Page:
Regardless of the outcome of any new discussions, it is important that we continue to move forward to strengthen our online services business. The fact is that we are not where we want to be in this business yet and we’ve been in this position longer than we’d all like. To that end, we will be accelerating elements of our core strategy, and breaking ground in new areas.
On Tuesday, Brian McAndrews is hosting advance08, our annual advertising conference here in Redmond. Over 400 leaders from across the media, technology and advertising landscape will be here for two days to engage in dialogue on industry trends and opportunities. These leaders are some of our closest partners in the digital transformation of the advertising industry, and they recognize the increasingly important role Microsoft plays in this transformation.
We are very excited to have these customers and partners on campus.
Brian’s keynote will highlight our unique position in the advertising industry. It’s amazing to see how far we’ve come with the aQuantive acquisition in differentiating our advertising platform. This foundation is paying off, with Q3 advertising revenue growth of nearly 40%, a rate that has accelerated over the past two quarters while growth rates at Google, Yahoo and AOL have slowed.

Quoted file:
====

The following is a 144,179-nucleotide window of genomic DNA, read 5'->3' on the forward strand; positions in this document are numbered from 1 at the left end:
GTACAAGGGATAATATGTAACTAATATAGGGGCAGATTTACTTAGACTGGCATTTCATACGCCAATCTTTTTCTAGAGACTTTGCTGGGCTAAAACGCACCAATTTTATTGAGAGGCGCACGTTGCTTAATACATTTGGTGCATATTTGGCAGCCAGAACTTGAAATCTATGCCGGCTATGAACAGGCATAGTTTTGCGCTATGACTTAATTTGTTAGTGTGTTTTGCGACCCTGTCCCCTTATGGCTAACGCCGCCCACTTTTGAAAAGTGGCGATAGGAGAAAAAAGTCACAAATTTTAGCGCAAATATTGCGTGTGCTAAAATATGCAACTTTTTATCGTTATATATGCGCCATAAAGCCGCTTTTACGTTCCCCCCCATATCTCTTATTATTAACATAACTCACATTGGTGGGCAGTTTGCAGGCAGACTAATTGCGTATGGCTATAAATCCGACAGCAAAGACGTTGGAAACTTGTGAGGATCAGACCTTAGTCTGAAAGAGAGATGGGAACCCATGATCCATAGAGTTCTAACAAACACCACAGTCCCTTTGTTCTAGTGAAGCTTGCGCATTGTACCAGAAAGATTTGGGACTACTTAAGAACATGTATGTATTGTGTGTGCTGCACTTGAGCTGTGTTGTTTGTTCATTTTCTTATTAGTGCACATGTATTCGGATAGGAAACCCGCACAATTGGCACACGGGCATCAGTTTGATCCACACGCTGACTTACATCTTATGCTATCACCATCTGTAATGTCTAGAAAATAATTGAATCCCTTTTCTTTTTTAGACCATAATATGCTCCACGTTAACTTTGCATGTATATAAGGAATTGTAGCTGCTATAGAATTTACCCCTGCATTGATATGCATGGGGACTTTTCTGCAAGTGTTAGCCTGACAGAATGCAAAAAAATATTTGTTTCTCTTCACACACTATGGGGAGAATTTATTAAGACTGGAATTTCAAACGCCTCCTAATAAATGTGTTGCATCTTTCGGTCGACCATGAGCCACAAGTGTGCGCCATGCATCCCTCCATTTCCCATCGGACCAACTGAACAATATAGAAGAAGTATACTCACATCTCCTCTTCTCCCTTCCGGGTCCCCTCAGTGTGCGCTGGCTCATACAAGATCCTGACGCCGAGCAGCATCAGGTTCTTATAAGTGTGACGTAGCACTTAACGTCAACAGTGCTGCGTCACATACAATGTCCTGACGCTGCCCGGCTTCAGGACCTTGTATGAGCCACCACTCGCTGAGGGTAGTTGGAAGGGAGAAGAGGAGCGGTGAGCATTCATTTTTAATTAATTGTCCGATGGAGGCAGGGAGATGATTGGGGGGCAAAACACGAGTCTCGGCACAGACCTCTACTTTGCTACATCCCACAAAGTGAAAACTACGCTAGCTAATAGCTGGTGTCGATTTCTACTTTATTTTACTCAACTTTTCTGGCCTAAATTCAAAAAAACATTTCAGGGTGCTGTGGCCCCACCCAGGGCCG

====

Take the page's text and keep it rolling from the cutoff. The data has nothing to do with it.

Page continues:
On Wednesday, we will be announcing a major new initiative that our search teams have been driving. We are getting better and better with our core algorithmic search, and at the same time, we are investing to differentiate in vertical experiences and to disrupt the current model. You’ll hear more about our plans Wednesday.
advance08 will underscore our commitment to search and online advertising, and you’ll continue to see announcements demonstrating our progress in this space. Earlier this week, I spoke to leaders across our online services business about our core strategy, the importance of acceleration and a set of actions we are taking, including:
1. Innovate and disrupt in search – We will disclose some elements of our plans with this week’s release of search and sharpen our focus on user experience and business model innovation. The work we have done over the last 4 years on search has established a solid foundation to build upon.
2. Win targeted distribution – With this release of search, we are now ready to throttle up broader distribution initiatives.